Hydrostatic lubrication systems are generally expensive to engineer and are liable to problems with controlling the lubrication supply


Hydrodynamic Lubrication

Note; Hydrodynamic Lubrication is extremely complex.   These notes provide only outline explanations of the principles involved...

In hydrodynamic lubrication the fluid is assumed not to slip at the interface with the bearing surfaces i.e. the fluid in contact with the bearing surfaces moves at the same velocity as the surface.   Over the thickness of the fluid there is a velocity gradient depending on the relative movement of the bearing surfaces.  If the bearing surfaces are parallel (or concentric ) the action motion of the lubricant will not result in a pressure which could support any bearing load.   However if the surfaces are at a slight angle the resulting lubrication fluid velocity gradients will be such that a pressure results from the wedging action of the bearing surfaces...  Hydrodynamic lubrication depends upon this effect... Note; This principle is similar to the lift in water skiing / aqua planing ..



Lubrication of journal bearings

The operation of hydrodynamic lubrication in journal bearings is illustrated below.   Before the rotation commences the shaft rests on the bearing surface. When the rotation commences the shaft moves up the bore until an equilibrium condition is reached when the shaft is supported on a wedge of lubricant.  The moving surfaces are then held apart by the pressure generated within the fluid film.   Journal bearings are designed such that at normal operating conditions the continuously generated fluid pressure supports the load with no contact between the bearing surfaces.   This operating condition is known as thick film lubrication and results in a very low operating friction and extremely low bearing load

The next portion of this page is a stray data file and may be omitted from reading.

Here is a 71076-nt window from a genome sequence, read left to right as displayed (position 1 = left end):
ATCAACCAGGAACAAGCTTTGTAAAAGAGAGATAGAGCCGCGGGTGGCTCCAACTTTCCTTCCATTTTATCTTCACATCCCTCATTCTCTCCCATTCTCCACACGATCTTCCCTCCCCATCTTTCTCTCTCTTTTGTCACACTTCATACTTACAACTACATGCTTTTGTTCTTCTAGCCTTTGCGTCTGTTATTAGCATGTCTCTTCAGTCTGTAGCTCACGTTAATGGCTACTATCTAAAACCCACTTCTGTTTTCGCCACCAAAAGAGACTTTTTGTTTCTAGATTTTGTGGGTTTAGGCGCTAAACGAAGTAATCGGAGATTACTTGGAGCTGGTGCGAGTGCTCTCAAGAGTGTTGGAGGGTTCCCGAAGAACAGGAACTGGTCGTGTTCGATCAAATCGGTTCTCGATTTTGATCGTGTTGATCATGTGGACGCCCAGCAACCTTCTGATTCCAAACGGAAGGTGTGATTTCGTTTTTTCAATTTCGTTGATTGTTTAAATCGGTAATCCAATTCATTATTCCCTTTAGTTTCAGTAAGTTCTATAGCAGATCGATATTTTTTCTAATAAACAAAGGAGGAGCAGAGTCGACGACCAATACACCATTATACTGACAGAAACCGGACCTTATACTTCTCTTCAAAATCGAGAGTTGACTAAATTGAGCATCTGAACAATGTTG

Boundary lubricating conditions occur when the lubricant film is insufficient to prevent surface contact.  This occurs at rotation start-up, a slow speed operation or if the load is too heavy.   This regime results in bearing wear and a relatively high friction value.  If a bearing is operated under boundary lubricating conditions special lubricants are needed.

Lubrication of Thrust bearings

The operation of hydrodynamic lubrication for thrust bearings is enabled by various design options including tilting pads, taper lands and step bearings.  The tilting pads provide the most ideal Hydrodynamic lubrication conditions as shown on the figure below..


Factors Affecting Hydrodynamic Lubrication..

It is generally desirable to achieve hydrodynamic lubrication in bearings or the following reasons;

  • Very low friction factor
  • Virtually zero wear results
  • Lower cost compared with hydrostatic lubrication


Hydrodynamic lubrication depends on at least three of dimensionless numbers ... ( m .n / p ) ,    ( D / h ) ,    and (L/D)

The relationship between the bearing friction coefficient and the bearing modulus is shown in the figure below



Equipment Bearing Max Pressure m m n /p
MPa Pa. s
Automobile /Aircraft Engines Main 5 - 12 0,007 3,67 x 10-8
Crankpin 10-23 0,008 2,50 x 10-8
Wrist pin 14 -35 0,008  
Gas and Oil Engines Main 3.5 - 8 0,02 5,00 x 10-8
Crankpin 7 -12 0,04 2,50 x 10-8
Wrist pin 8-14 0,065  
Marine Engines Main 3.5 0,03 5,00 x 10-8
Crankpin 4 0,04 3,67 x 10-8
Wristpin 10 0,05